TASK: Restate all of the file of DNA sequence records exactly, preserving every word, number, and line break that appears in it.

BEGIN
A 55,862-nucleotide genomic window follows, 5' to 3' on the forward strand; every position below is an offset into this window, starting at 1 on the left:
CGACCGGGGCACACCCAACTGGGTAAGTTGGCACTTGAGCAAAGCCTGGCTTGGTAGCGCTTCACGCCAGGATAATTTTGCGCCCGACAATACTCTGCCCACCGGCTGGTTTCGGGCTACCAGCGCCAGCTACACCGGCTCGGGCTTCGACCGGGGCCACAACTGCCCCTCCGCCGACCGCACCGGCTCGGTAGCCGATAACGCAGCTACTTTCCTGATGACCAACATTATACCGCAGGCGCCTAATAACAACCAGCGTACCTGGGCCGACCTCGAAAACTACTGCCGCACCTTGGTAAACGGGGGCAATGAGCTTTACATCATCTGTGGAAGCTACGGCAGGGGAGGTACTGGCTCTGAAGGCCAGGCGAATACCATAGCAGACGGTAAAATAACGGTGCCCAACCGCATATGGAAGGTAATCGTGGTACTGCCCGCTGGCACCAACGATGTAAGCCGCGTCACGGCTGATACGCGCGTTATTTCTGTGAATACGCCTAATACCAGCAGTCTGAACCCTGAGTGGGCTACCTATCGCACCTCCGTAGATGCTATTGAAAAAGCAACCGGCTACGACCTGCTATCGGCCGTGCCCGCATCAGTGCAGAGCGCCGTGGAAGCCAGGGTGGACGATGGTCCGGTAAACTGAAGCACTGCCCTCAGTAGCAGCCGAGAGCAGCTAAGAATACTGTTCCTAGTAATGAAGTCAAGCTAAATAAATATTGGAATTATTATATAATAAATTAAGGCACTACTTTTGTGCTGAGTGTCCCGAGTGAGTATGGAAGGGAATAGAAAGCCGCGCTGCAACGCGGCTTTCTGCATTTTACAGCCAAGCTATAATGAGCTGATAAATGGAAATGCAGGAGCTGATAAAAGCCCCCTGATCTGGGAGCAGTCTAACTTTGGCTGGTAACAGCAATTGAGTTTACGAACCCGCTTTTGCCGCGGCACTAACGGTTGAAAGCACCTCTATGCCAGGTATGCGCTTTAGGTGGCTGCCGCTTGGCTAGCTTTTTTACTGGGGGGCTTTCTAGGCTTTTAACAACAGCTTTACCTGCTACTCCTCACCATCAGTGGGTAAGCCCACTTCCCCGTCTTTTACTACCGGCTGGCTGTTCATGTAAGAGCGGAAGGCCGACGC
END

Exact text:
A 55,862-nucleotide genomic window follows, 5' to 3' on the forward strand; every position below is an offset into this window, starting at 1 on the left:
CGACCGGGGCACACCCAACTGGGTAAGTTGGCACTTGAGCAAAGCCTGGCTTGGTAGCGCTTCACGCCAGGATAATTTTGCGCCCGACAATACTCTGCCCACCGGCTGGTTTCGGGCTACCAGCGCCAGCTACACCGGCTCGGGCTTCGACCGGGGCCACAACTGCCCCTCCGCCGACCGCACCGGCTCGGTAGCCGATAACGCAGCTACTTTCCTGATGACCAACATTATACCGCAGGCGCCTAATAACAACCAGCGTACCTGGGCCGACCTCGAAAACTACTGCCGCACCTTGGTAAACGGGGGCAATGAGCTTTACATCATCTGTGGAAGCTACGGCAGGGGAGGTACTGGCTCTGAAGGCCAGGCGAATACCATAGCAGACGGTAAAATAACGGTGCCCAACCGCATATGGAAGGTAATCGTGGTACTGCCCGCTGGCACCAACGATGTAAGCCGCGTCACGGCTGATACGCGCGTTATTTCTGTGAATACGCCTAATACCAGCAGTCTGAACCCTGAGTGGGCTACCTATCGCACCTCCGTAGATGCTATTGAAAAAGCAACCGGCTACGACCTGCTATCGGCCGTGCCCGCATCAGTGCAGAGCGCCGTGGAAGCCAGGGTGGACGATGGTCCGGTAAACTGAAGCACTGCCCTCAGTAGCAGCCGAGAGCAGCTAAGAATACTGTTCCTAGTAATGAAGTCAAGCTAAATAAATATTGGAATTATTATATAATAAATTAAGGCACTACTTTTGTGCTGAGTGTCCCGAGTGAGTATGGAAGGGAATAGAAAGCCGCGCTGCAACGCGGCTTTCTGCATTTTACAGCCAAGCTATAATGAGCTGATAAATGGAAATGCAGGAGCTGATAAAAGCCCCCTGATCTGGGAGCAGTCTAACTTTGGCTGGTAACAGCAATTGAGTTTACGAACCCGCTTTTGCCGCGGCACTAACGGTTGAAAGCACCTCTATGCCAGGTATGCGCTTTAGGTGGCTGCCGCTTGGCTAGCTTTTTTACTGGGGGGCTTTCTAGGCTTTTAACAACAGCTTTACCTGCTACTCCTCACCATCAGTGGGTAAGCCCACTTCCCCGTCTTTTACTACCGGCTGGCTGTTCATGTAAGAGCGGAAGGCCGACGC